Canadian Explorer Roses
Gardeners who love roses and who live and garden in cold climates are often beside themselves when trying to find roses that will overwinter successfully year after year, said Greg Stack, a U of I Extension horticulturist.
"A real bonus would be a rose that needed minimal or no winter protection and still make it through the winter undamaged," said Stack. "Well, for our northern gardening friends, as well as all the others, there is a solution. Invite a Canadian Explorer to your garden."
The Canadian Explorer series of roses is a group of about 22 cultivars bred from the 1960s through the 1990s at the agricultural research stations first in Ottawa, Ontario, and later at l'Assumption, Quebec.
"They were bred to withstand the cold Canadian winters with genetics coming from rugosas and Kordesii hybrids," he explained. "These roses were given names to honor famous Canadian explorers, individuals who themselves had to endure unbelievable hardship."
Canadian explorer roses are mostly pinks and reds with a few yellows. While they don't bloom continuously, many do have repeat blooming when dead headed. They also show remarkable winter hardiness even in zones 2 and 3.
The following selections from this series of roses can be broken down into three basic groups: those with long canes or climbers, rugosas, and shrub types.
"Among those with long canes making them dependable climbers is 'William Baffin'," Stack said. "This rose has fragrant deep pink, double blooms. Growing to 10 feet tall, it also has orange hips (fruit) that offers winter interest.
"William Baffin was a British explorer who in 1615-1616 was sent to find the Northwest Passage which would have made it easier for seafarers to more quickly reach the spice markets in the Orient."
'Henry Kelsey' is a climber with long limber canes growing to about eight feet. It has red semi-double flowers with a spicy fragrance. This rose is named after the young explorer known as Boy Kelsey, the "discoverer" of the Canadian prairies in the 1600's.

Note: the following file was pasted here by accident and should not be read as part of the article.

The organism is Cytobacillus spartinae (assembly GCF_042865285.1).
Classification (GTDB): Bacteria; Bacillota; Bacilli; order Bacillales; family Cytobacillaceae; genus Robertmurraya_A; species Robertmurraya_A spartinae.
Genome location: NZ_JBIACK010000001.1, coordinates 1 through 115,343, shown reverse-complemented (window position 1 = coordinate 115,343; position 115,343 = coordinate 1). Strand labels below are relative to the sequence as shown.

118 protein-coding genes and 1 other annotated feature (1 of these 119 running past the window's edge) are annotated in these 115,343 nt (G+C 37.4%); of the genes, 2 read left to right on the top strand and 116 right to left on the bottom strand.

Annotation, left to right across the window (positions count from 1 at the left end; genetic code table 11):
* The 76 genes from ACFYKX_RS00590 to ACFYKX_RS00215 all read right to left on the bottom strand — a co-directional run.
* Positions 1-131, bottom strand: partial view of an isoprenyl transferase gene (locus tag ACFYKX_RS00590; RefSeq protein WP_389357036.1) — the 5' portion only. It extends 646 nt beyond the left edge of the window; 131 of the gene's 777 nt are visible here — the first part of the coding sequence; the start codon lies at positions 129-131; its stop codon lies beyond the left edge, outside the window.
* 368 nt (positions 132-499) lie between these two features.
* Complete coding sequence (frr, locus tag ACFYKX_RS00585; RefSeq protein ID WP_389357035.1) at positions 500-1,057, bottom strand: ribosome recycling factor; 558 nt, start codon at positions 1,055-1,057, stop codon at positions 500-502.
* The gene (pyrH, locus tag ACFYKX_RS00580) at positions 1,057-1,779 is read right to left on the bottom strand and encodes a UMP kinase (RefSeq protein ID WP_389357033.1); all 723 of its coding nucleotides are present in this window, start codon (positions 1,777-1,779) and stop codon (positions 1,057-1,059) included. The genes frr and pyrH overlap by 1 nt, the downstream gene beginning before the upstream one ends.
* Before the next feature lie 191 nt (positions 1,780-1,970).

'John Davis' is a climber growing to eight feet with glossy green foliage and contrasting red canes. The double pink blooms have a spicy scent. John Davis was a navigator in the 1500s whose exploration led to a passage from Europe to the Indies. The strait between Baffin Island and Greenland now bears his name.
"'John Cabot' is a very vigorous climber growing to nine feet," he said. "The orchid-red to fuchsia-pink fragrant blooms are followed by orange hips in the fall.
"John Cabot was an Italian explorer sailing under the British flag. He landed in Newfoundland in 1497 and believed he bested Columbus by finding a more direct route to Asia."
Other good Canadian Explorers that are climbers include 'Captain Samuel Holand' (above right) and 'Quadra'.
The rugosa roses that carry explorer names all have fairly unique foliage that is often rich green and highly textured with canes that are usually very thorny.
'David Thompson' (below left) has deep pink, double flowers with an intense fragrance. It grows to about four feet tall and unlike most rugosas does not produce hips and has very few thorns making it good for cutting.